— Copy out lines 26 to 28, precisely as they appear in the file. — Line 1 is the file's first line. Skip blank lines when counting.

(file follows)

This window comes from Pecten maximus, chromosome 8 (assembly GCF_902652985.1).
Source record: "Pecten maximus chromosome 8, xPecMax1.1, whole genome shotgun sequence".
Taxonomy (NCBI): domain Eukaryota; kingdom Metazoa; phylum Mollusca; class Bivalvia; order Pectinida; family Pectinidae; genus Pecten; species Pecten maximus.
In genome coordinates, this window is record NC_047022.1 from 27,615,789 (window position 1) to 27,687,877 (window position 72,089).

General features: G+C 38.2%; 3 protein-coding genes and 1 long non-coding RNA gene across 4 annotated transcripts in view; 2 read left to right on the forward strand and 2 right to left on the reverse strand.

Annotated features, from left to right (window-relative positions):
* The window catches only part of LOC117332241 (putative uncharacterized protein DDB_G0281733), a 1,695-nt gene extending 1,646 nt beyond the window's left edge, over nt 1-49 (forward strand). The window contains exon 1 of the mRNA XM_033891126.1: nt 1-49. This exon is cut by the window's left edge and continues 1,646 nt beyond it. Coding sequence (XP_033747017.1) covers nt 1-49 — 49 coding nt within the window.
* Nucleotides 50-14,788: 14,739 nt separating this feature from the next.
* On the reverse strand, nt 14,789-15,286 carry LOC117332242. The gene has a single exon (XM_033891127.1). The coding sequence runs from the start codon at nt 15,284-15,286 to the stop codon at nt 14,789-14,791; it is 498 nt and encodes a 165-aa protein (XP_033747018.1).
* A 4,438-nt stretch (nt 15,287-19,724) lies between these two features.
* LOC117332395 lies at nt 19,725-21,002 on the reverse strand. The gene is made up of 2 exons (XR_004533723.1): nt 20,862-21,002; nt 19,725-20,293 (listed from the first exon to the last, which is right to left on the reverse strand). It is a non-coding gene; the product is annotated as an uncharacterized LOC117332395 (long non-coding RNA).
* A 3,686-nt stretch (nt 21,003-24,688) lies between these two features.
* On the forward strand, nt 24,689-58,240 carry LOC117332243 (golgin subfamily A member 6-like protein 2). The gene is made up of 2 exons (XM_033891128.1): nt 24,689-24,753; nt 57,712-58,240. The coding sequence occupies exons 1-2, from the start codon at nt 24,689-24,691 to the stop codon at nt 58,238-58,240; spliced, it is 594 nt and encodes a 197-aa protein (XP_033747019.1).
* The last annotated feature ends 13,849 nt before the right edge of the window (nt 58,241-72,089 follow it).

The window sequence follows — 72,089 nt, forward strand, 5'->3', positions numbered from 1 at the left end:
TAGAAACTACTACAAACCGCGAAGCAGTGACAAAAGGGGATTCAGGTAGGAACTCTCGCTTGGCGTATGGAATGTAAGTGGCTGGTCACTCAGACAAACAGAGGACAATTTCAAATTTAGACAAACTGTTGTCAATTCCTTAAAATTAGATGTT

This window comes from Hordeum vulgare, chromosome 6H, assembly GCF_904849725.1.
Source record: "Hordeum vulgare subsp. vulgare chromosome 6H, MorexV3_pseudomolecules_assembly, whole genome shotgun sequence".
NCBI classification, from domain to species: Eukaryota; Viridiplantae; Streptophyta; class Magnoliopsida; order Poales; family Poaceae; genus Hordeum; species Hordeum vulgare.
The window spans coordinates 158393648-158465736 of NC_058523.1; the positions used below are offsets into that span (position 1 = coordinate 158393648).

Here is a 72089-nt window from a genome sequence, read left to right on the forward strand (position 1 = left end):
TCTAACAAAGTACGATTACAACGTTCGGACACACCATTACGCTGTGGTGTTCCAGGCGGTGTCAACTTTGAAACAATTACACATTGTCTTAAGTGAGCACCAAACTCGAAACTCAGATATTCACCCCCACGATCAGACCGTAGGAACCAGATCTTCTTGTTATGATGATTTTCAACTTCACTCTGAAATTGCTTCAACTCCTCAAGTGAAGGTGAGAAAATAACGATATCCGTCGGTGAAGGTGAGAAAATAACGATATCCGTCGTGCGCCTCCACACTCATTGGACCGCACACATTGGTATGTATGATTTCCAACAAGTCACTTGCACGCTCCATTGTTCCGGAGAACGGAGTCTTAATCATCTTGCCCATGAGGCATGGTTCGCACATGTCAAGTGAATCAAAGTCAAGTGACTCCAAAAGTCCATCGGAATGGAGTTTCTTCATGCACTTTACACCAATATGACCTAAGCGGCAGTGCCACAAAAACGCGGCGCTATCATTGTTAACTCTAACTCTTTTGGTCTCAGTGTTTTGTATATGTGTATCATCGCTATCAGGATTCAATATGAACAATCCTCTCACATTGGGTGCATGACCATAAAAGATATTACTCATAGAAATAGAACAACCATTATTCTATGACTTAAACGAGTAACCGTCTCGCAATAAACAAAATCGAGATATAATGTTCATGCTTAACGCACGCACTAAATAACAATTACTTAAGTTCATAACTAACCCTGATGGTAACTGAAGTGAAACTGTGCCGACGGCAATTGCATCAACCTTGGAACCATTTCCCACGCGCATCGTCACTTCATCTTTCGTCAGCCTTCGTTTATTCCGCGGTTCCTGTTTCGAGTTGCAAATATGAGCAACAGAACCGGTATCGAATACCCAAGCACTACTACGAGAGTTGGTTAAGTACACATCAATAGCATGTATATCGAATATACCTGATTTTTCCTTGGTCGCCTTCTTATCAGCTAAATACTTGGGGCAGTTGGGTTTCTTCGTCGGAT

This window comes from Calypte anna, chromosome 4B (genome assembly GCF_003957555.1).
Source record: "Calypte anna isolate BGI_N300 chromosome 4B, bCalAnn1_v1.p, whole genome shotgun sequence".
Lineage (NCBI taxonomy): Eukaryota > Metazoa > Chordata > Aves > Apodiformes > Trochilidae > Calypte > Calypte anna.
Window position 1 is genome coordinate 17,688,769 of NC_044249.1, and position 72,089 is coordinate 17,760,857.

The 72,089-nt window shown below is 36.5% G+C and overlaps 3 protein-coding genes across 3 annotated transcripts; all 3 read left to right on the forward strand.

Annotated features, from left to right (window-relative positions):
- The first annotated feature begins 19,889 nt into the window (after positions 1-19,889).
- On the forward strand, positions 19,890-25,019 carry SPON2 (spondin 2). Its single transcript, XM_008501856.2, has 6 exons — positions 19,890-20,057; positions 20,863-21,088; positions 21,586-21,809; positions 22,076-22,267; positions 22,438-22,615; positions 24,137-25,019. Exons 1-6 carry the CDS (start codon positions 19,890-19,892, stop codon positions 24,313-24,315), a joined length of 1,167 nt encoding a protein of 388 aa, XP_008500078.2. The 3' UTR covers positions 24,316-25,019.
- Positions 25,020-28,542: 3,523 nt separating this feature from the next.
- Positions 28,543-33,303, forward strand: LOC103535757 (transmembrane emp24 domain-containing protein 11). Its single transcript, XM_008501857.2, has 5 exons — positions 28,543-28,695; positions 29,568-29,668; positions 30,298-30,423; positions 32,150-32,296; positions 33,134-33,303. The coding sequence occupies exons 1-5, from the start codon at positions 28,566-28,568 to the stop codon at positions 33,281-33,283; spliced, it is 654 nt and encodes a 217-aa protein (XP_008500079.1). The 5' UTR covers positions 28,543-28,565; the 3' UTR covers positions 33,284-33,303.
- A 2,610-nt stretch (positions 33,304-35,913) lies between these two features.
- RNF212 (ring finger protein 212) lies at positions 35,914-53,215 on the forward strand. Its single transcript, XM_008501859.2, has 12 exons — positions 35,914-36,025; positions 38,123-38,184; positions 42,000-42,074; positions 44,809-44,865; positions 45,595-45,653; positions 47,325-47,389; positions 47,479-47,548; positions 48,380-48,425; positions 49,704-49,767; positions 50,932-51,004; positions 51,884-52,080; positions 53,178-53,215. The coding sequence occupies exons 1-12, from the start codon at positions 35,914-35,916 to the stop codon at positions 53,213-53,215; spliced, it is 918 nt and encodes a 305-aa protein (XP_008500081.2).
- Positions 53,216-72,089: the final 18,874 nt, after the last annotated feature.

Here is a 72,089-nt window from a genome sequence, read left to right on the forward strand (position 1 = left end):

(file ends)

Window position 1 is genome coordinate 17,688,769 of NC_044249.1, and position 72,089 is coordinate 17,760,857.

The 72,089-nt window shown below is 36.5% G+C and overlaps 3 protein-coding genes across 3 annotated transcripts; all 3 read left to right on the forward strand.

Annotated features, from left to right (window-relative positions):